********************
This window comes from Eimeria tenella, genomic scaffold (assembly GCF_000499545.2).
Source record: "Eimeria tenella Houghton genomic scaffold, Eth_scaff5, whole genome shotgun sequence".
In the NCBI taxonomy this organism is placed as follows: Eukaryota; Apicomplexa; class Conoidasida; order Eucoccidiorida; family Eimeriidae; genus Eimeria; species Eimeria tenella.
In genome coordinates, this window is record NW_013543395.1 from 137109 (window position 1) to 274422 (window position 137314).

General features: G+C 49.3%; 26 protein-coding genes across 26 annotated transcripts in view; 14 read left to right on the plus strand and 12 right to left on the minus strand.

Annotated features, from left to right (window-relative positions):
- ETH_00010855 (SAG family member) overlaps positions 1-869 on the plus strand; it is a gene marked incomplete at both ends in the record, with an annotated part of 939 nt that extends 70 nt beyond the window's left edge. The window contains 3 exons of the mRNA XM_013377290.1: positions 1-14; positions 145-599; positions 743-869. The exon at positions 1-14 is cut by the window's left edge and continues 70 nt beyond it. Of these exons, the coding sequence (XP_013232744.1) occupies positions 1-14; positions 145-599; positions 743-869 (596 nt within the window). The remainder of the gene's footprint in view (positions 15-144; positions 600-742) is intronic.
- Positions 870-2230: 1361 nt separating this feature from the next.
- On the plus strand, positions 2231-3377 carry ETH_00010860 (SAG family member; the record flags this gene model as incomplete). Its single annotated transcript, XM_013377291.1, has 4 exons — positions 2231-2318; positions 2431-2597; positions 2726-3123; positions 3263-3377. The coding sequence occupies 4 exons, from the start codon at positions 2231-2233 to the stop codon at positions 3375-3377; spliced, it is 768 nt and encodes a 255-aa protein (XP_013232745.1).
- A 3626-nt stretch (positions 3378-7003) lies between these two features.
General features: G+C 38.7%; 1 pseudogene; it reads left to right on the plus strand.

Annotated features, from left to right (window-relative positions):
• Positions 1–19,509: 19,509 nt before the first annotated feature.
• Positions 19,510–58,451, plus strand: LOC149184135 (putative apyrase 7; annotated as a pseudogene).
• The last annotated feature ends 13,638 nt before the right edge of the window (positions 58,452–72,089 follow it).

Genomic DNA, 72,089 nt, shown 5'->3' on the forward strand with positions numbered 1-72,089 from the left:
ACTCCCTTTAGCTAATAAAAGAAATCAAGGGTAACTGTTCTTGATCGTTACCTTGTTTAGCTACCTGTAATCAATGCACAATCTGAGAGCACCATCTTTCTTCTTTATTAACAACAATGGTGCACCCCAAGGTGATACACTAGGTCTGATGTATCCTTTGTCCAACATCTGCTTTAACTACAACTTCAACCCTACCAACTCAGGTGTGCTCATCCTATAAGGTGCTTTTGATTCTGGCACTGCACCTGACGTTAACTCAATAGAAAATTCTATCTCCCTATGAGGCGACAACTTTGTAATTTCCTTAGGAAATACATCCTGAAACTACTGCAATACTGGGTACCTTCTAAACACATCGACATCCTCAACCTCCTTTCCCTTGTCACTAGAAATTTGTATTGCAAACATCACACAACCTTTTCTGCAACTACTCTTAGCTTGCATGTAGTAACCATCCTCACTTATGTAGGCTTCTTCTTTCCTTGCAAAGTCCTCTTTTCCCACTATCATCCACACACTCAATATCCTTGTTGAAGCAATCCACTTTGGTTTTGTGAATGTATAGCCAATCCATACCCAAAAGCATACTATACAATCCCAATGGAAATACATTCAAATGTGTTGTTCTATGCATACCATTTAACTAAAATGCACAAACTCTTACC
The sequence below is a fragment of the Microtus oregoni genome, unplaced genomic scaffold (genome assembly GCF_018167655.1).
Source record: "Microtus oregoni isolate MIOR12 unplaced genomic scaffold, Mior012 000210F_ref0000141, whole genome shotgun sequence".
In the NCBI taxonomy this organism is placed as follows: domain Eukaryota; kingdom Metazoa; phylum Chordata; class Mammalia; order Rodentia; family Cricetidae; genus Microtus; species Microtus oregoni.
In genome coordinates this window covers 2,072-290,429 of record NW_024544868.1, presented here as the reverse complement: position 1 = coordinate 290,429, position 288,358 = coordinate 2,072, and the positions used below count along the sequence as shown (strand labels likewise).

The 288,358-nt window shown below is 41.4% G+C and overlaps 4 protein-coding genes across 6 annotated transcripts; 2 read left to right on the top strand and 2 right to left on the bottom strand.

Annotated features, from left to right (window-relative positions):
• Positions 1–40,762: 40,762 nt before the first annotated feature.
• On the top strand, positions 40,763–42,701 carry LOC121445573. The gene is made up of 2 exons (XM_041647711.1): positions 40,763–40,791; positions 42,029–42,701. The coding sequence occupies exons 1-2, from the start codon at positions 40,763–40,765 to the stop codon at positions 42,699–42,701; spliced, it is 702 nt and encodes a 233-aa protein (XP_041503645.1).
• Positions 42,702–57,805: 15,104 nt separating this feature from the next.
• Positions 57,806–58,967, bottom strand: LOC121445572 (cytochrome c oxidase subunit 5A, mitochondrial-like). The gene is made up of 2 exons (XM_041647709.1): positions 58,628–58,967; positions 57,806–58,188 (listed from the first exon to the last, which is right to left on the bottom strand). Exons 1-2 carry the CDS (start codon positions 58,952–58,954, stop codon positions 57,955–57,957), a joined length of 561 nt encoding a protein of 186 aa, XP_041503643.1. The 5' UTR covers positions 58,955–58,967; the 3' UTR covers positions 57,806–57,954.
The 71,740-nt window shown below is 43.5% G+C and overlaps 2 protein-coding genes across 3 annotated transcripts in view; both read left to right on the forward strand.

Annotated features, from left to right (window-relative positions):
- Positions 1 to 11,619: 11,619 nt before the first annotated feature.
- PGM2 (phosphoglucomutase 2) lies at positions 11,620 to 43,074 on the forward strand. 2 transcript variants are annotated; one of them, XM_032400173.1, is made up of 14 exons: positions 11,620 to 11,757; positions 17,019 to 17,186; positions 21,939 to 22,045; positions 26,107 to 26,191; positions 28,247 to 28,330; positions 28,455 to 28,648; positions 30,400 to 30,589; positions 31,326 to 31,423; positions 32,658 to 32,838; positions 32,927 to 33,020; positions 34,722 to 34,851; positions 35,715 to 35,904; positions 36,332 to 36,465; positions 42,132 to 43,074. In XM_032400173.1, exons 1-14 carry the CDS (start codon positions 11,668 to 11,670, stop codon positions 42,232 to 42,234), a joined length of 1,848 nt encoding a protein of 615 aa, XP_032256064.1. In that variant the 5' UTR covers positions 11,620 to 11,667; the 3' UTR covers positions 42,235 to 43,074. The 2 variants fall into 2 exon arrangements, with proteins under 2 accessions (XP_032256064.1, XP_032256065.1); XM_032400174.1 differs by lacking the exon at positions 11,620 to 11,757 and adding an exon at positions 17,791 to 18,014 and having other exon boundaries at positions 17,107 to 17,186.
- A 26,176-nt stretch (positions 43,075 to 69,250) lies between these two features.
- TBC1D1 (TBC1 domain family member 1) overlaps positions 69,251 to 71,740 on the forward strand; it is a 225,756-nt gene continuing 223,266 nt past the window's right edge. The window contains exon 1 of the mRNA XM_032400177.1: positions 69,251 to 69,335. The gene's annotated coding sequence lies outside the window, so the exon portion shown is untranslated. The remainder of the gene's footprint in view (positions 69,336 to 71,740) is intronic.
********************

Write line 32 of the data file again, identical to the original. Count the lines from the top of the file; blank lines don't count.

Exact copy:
- A 26,176-nt stretch (positions 43,075 to 69,250) lies between these two features.